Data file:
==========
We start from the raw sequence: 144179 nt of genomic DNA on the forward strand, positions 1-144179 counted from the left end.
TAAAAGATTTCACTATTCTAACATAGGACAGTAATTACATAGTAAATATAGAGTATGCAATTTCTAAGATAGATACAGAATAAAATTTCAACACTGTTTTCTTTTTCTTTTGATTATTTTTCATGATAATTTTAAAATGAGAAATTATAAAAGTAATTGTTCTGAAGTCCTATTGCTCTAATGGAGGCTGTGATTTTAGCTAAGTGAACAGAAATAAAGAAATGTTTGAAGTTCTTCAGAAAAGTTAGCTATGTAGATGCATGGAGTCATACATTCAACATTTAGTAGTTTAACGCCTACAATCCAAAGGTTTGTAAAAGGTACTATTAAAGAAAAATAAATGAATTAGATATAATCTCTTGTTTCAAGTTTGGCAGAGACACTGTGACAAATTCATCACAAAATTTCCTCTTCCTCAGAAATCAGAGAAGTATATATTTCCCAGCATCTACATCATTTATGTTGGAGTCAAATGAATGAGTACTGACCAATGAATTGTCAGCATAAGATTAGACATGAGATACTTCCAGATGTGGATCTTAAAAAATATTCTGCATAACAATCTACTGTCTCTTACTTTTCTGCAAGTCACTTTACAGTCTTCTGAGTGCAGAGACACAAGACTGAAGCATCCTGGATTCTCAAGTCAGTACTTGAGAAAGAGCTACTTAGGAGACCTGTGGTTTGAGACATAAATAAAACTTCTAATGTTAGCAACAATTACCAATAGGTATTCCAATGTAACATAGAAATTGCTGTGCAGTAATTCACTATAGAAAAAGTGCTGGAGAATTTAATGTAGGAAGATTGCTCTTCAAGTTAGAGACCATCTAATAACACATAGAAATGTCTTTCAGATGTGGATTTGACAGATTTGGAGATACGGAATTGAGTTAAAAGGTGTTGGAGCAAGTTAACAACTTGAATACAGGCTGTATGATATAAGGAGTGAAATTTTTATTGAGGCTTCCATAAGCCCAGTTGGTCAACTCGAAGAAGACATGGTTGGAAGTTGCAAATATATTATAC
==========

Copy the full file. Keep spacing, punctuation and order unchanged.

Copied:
We start from the raw sequence: 144179 nt of genomic DNA on the forward strand, positions 1-144179 counted from the left end.
TAAAAGATTTCACTATTCTAACATAGGACAGTAATTACATAGTAAATATAGAGTATGCAATTTCTAAGATAGATACAGAATAAAATTTCAACACTGTTTTCTTTTTCTTTTGATTATTTTTCATGATAATTTTAAAATGAGAAATTATAAAAGTAATTGTTCTGAAGTCCTATTGCTCTAATGGAGGCTGTGATTTTAGCTAAGTGAACAGAAATAAAGAAATGTTTGAAGTTCTTCAGAAAAGTTAGCTATGTAGATGCATGGAGTCATACATTCAACATTTAGTAGTTTAACGCCTACAATCCAAAGGTTTGTAAAAGGTACTATTAAAGAAAAATAAATGAATTAGATATAATCTCTTGTTTCAAGTTTGGCAGAGACACTGTGACAAATTCATCACAAAATTTCCTCTTCCTCAGAAATCAGAGAAGTATATATTTCCCAGCATCTACATCATTTATGTTGGAGTCAAATGAATGAGTACTGACCAATGAATTGTCAGCATAAGATTAGACATGAGATACTTCCAGATGTGGATCTTAAAAAATATTCTGCATAACAATCTACTGTCTCTTACTTTTCTGCAAGTCACTTTACAGTCTTCTGAGTGCAGAGACACAAGACTGAAGCATCCTGGATTCTCAAGTCAGTACTTGAGAAAGAGCTACTTAGGAGACCTGTGGTTTGAGACATAAATAAAACTTCTAATGTTAGCAACAATTACCAATAGGTATTCCAATGTAACATAGAAATTGCTGTGCAGTAATTCACTATAGAAAAAGTGCTGGAGAATTTAATGTAGGAAGATTGCTCTTCAAGTTAGAGACCATCTAATAACACATAGAAATGTCTTTCAGATGTGGATTTGACAGATTTGGAGATACGGAATTGAGTTAAAAGGTGTTGGAGCAAGTTAACAACTTGAATACAGGCTGTATGATATAAGGAGTGAAATTTTTATTGAGGCTTCCATAAGCCCAGTTGGTCAACTCGAAGAAGACATGGTTGGAAGTTGCAAATATATTATAC